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Oct 19, 2016   |   Blog Post

Reflections on RHSC 2016


Last week, the Reproductive Health Supplies Coalition (RHSC) brought together hundreds of the top minds in global reproductive health issues at the Coalition’s 17th Annual Meeting. This meeting provided a forum for discussing the many triumphs and continuing challenges of reaching 120 million additional women with reproductive health services by the year 2020. Access to reproductive health commodities allows women to decide if and when to have children. This ability is not only a human right, it can be a life or death situation for many women and young girls. Increasing access to reproductive health is also one of the most effective and cost-efficient ways to reduce infant and maternal deaths.  As an active member of the RHSC’s System Strengthening Working Group, VillageReach eagerly engaged in this week of conversation and idea exchange. Many of the central themes reflect the work of VillageReach, allowing us to bring our experience and expertise to the conversation while learning and growing from the experiences of our partners.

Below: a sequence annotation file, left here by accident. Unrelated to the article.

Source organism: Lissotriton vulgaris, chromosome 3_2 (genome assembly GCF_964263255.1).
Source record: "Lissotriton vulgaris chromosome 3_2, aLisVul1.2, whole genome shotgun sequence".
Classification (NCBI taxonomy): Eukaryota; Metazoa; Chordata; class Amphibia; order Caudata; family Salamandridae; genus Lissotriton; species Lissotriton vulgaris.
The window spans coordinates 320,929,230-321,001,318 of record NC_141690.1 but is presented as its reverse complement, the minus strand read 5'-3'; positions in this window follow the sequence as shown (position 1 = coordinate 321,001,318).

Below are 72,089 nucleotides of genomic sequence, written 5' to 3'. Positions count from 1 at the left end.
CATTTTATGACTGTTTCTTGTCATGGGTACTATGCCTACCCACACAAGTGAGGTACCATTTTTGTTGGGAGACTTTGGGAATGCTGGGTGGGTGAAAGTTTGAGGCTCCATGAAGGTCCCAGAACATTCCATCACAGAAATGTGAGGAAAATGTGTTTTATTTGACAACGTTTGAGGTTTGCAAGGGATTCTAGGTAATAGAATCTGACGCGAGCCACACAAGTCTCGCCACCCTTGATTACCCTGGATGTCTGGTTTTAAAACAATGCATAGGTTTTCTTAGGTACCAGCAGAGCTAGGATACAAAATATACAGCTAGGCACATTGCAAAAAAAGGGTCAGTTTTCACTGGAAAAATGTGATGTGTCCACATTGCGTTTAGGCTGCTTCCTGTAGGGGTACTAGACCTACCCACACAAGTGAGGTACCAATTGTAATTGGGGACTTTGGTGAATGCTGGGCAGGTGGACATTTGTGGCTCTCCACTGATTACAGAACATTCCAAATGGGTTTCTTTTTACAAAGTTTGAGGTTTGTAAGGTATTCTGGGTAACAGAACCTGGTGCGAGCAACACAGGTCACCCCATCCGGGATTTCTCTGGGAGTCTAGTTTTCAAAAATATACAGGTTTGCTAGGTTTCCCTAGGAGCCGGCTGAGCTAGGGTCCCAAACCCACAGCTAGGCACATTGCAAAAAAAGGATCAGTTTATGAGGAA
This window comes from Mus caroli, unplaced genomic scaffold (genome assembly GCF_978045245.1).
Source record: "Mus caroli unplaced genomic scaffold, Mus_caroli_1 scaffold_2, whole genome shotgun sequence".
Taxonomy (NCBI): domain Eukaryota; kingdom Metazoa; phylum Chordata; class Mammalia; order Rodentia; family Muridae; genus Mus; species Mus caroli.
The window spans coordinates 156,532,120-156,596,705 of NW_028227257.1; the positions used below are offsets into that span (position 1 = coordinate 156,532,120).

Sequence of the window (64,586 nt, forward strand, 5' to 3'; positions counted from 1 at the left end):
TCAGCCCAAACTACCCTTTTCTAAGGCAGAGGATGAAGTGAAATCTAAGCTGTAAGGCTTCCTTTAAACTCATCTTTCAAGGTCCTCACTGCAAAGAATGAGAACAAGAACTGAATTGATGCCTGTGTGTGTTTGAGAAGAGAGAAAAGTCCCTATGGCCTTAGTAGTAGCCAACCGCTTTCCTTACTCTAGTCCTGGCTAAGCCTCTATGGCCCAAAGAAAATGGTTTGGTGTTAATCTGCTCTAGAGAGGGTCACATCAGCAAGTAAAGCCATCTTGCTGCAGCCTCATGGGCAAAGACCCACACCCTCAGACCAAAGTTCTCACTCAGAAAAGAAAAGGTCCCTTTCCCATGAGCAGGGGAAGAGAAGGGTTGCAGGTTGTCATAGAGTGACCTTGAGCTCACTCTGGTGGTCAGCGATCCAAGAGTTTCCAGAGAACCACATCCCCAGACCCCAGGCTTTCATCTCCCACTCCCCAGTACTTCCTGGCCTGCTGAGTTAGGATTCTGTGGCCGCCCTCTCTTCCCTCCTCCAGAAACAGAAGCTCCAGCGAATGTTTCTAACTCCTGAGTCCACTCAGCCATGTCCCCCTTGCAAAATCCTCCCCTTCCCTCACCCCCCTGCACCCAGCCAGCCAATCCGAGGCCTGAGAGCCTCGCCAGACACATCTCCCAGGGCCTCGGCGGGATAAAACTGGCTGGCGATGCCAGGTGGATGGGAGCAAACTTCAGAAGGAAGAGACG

Why is the Last Mile so critical to the supply chain?

rhsupplies2016-02Establishing an effective health system necessarily requires strengthening the system all the way to the end user. Effective supply chains are no different. Having commodities and health supplies available at the national or regional level does not guarantee access to patients if systems at the last mile are weak. Innovation pile-up, overburdened health workers, and limited resources can all contribute to low commodity availability, leaving patients without a full range of reproductive health commodities. There are no simple solutions to strengthening these last mile systems – barriers are complex and resources are limited. However, this meeting demonstrated an inspiring commitment from donors, governments and organizations to ensure that reproductive health commodities end up in the hands of them women who need them. At this year’s meeting, there was an increased emphasis on the last mile, including inter-organizational partnerships and new approaches that are beginning to make an impact on quality reproductive health services. This focus on last mile systems continues to grow in the global health sphere – providing new ideas, resources, and dedication to overcoming these barriers.